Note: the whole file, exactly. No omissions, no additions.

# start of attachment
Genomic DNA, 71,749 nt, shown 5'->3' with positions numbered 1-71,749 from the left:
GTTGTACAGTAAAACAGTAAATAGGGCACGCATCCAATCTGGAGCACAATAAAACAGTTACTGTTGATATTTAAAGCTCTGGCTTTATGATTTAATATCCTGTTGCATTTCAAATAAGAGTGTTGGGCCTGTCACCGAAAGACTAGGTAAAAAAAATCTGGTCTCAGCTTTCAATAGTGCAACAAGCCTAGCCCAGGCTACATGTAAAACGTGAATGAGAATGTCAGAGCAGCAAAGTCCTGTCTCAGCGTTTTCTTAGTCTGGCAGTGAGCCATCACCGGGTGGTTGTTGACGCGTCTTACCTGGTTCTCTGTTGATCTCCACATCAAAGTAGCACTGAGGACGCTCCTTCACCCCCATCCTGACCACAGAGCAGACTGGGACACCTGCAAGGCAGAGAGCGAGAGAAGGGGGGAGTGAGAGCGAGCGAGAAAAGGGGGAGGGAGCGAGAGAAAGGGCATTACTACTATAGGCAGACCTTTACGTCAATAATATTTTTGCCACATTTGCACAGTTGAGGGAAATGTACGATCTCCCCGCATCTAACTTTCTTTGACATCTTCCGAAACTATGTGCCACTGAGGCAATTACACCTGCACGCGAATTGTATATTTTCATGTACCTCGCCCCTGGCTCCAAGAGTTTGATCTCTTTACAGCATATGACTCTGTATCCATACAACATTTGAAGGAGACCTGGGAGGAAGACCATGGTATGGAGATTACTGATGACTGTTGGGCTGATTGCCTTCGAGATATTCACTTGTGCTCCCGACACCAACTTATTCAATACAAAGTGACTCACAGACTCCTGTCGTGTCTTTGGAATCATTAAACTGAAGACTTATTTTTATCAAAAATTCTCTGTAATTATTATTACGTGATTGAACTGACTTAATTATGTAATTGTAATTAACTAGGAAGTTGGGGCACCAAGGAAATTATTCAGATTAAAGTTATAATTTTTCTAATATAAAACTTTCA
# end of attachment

Genomic DNA, 71,749 nt, shown 5'->3' with positions numbered 1-71,749 from the left:
GTTGTACAGTAAAACAGTAAATAGGGCACGCATCCAATCTGGAGCACAATAAAACAGTTACTGTTGATATTTAAAGCTCTGGCTTTATGATTTAATATCCTGTTGCATTTCAAATAAGAGTGTTGGGCCTGTCACCGAAAGACTAGGTAAAAAAAATCTGGTCTCAGCTTTCAATAGTGCAACAAGCCTAGCCCAGGCTACATGTAAAACGTGAATGAGAATGTCAGAGCAGCAAAGTCCTGTCTCAGCGTTTTCTTAGTCTGGCAGTGAGCCATCACCGGGTGGTTGTTGACGCGTCTTACCTGGTTCTCTGTTGATCTCCACATCAAAGTAGCACTGAGGACGCTCCTTCACCCCCATCCTGACCACAGAGCAGACTGGGACACCTGCAAGGCAGAGAGCGAGAGAAGGGGGGAGTGAGAGCGAGCGAGAAAAGGGGGAGGGAGCGAGAGAAAGGGCATTACTACTATAGGCAGACCTTTACGTCAATAATATTTTTGCCACATTTGCACAGTTGAGGGAAATGTACGATCTCCCCGCATCTAACTTTCTTTGACATCTTCCGAAACTATGTGCCACTGAGGCAATTACACCTGCACGCGAATTGTATATTTTCATGTACCTCGCCCCTGGCTCCAAGAGTTTGATCTCTTTACAGCATATGACTCTGTATCCATACAACATTTGAAGGAGACCTGGGAGGAAGACCATGGTATGGAGATTACTGATGACTGTTGGGCTGATTGCCTTCGAGATATTCACTTGTGCTCCCGACACCAACTTATTCAATACAAAGTGACTCACAGACTCCTGTCGTGTCTTTGGAATCATTAAACTGAAGACTTATTTTTATCAAAAATTCTCTGTAATTATTATTACGTGATTGAACTGACTTAATTATGTAATTGTAATTAACTAGGAAGTTGGGGCACCAAGGAAATTATTCAGATTAAAGTTATAATTTTTCTAATATAAAACTTTCA